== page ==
On the hero side, we have Simon trying to be an actor, and I’d like to see that explored.  Again, at least to start, he’s really only a hero as a means to an end.  Will he develop into a true hero?  Will he want to do less heroing if his career takes off?  Will that be an option?  If he stops heroing as much, will it hurt his career?  It’s going to be a trickly balancing act for Simon, and what happens if he fails during one of his hero missions….will it hurt him enough in the realm of public opinion to damage his career?  In a way, because he didn’t think this through enough, he’s kind of stuck being a hero, whether he wants to or not.  He can’t drop the hero part, because it will hurt his career, but if he spends too much time as a hero, that hurts his career as well.

His relationship with Bill and Fabian is pretty standard….the former will be pushing him to do more outrageous things to further his public profile, while Fabian provides a cool voice of reason.  His relationship with the Wasp should be interesting, and we’ve got some of the same questions for her that we do for Simon.  Will she develop into a true hero?  Does she actually care for Simon?  I think you can take her character in wildly disparate directions.  You could gradually mature her, perhaps morphing her into someone closer to the Wasp we see in the original Marvel Universe.  By the same token, you could go in an entirely different direction, making her more heartless and selfish.  She could even end up as a villain in the series if she and Simon have a falling out!

I also like the idea that, for this series, the hero doesn’t have a secret identity, but the bad guys do.  Gladiator wears a full helmet, and he really can’t be captured, because Mojo doesn’t want his identity discovered for fear that it could lead authorities back to him.  The same is true of Arkon….he’d like nothing better then to find Simon and kick his butt, but he has to be careful that the public doesn’t see him as a bully and certainly he doesn’t want the public to see him as a murderer, although he’d be more than willing to plant Simon six feet underground.  Are villains are always going to try to make sure they have an escape route from a fight, so the authorities can’t apprehend them.  I could even see Arkon adopting another identity in which he can fight Simon…perhaps he calls himself Thunderbolt and fights Simon that way.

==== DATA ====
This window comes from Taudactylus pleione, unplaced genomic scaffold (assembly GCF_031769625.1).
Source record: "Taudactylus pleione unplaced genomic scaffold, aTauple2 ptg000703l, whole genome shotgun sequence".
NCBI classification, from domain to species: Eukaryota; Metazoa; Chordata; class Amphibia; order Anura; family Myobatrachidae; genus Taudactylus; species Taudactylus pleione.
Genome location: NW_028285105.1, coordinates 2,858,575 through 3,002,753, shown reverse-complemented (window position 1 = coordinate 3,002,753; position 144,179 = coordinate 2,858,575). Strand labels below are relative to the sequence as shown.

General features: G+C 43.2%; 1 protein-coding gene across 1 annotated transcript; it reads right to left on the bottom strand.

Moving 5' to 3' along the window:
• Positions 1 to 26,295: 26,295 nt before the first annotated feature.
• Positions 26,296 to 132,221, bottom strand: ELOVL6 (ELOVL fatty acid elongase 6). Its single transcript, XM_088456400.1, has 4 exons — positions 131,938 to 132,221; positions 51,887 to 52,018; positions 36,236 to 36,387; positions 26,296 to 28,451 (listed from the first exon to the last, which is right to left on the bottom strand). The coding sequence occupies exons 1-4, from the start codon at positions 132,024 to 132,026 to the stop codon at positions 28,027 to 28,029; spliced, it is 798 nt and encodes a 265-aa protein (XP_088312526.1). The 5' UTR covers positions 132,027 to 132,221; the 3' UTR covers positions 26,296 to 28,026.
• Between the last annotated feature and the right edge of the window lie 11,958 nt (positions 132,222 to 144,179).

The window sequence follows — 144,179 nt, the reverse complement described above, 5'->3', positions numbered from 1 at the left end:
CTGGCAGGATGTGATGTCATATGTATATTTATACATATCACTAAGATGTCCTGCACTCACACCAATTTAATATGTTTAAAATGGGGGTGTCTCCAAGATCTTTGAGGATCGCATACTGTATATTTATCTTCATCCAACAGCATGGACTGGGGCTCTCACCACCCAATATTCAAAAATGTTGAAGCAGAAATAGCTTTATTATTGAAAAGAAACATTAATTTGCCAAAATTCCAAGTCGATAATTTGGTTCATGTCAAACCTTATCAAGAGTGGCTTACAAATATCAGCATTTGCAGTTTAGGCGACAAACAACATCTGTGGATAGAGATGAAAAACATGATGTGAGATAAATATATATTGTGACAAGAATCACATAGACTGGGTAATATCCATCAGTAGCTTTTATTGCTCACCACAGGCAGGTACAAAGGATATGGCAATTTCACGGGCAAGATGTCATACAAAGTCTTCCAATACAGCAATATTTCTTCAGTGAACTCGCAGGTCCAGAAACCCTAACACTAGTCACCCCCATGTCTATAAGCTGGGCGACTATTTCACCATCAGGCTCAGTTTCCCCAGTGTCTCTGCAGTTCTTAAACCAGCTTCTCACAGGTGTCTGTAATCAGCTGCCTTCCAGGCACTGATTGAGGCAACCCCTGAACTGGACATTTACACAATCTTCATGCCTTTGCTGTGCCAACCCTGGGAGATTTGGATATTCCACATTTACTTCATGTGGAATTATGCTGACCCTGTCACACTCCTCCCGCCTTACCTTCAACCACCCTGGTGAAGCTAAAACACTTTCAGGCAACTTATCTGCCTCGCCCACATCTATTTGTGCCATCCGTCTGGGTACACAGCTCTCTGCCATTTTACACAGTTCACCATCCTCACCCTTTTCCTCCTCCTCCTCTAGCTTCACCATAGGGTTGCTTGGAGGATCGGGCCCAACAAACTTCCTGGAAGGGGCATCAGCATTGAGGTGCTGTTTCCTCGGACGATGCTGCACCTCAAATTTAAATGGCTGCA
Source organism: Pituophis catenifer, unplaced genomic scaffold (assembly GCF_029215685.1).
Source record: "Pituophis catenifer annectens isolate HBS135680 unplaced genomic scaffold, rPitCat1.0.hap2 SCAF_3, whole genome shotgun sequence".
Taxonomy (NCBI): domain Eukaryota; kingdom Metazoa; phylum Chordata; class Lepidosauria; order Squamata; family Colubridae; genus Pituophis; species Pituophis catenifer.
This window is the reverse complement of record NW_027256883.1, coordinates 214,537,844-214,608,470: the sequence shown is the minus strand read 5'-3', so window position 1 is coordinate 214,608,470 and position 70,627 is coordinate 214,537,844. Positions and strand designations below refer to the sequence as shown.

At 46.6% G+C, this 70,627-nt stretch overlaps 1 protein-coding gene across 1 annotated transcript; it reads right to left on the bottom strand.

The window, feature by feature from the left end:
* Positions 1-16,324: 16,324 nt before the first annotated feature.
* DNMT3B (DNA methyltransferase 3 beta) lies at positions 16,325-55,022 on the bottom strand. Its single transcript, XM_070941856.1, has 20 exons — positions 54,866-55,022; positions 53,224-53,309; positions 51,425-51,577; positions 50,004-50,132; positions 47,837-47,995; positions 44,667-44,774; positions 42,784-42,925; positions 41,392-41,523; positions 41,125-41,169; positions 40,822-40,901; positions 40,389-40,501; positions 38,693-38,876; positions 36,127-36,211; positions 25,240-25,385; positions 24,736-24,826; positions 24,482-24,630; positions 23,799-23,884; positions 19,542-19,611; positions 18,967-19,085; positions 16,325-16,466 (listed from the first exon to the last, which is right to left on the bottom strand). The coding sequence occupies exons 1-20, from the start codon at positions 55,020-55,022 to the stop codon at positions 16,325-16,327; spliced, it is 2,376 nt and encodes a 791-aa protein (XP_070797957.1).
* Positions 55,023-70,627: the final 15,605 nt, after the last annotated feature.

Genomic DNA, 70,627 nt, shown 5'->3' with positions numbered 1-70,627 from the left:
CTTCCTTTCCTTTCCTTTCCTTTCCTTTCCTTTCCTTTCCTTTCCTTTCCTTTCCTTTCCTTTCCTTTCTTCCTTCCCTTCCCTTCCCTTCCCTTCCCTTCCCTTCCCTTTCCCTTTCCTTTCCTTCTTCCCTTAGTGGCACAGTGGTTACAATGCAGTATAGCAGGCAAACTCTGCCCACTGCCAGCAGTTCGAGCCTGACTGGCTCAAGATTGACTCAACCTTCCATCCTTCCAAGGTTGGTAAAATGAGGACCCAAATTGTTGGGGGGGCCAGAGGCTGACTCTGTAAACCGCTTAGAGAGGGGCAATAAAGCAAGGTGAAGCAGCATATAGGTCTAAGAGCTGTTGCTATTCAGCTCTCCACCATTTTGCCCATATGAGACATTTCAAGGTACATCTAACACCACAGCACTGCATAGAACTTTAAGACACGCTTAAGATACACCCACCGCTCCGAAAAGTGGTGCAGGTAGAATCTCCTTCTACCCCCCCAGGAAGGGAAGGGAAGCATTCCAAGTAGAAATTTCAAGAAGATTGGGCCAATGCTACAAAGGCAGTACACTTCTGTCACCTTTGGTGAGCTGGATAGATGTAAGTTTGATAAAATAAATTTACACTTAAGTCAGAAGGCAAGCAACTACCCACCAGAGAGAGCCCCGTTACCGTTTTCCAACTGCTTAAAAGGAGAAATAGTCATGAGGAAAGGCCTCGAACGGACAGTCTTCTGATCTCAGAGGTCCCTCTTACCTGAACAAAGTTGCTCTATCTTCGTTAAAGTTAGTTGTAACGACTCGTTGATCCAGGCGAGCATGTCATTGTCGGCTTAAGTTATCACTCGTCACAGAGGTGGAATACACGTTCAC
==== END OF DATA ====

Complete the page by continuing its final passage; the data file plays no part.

And just what does Nightshade want?  As I mentioned above, her endgame is being left up in the air, but she’s very smart and she’s a planner.  Those who only know her from a few comics where she turned Captain America into a werewolf haven’t seen what this woman can do, and our Nightshade is even more cunning.  She’s one of those comic book scientists who’s an expert in multiple fields; in her case, both genetics and robotics.  She’ll have some gadgets to protect her, and more importantly, she certainly can create more superhumans to act as her flunkies.  She’s playing both sides off against each other, but is she good enough to outwit Mojo?

And then we have another one of the Madrox clones around.  Simon signed a contract with Madrox thinking it would be his ticket to stardom, but neither Simon nor Bill read the contract closely enough (not thinking things through is a personality trait we’ll see a lot with Simon.  He’s not stupid, but he’s not much of a planner.).  Now Simon can’t work directly with Mojo, but Madrox also isn’t giving Simon much more than the bit parts he was landing before signing.  Madrox obviously has a plan, but Simon has trouble getting an appointment with him and doesn’t understand why the contract is structured this way.

Overall, I think there’s a ton of different directions we could take this book, and I think it’s different enough to stand out amongst a crowd of 38 other titles.  It has it’s own feel and identity.  Anything else to add or questions to throw my way?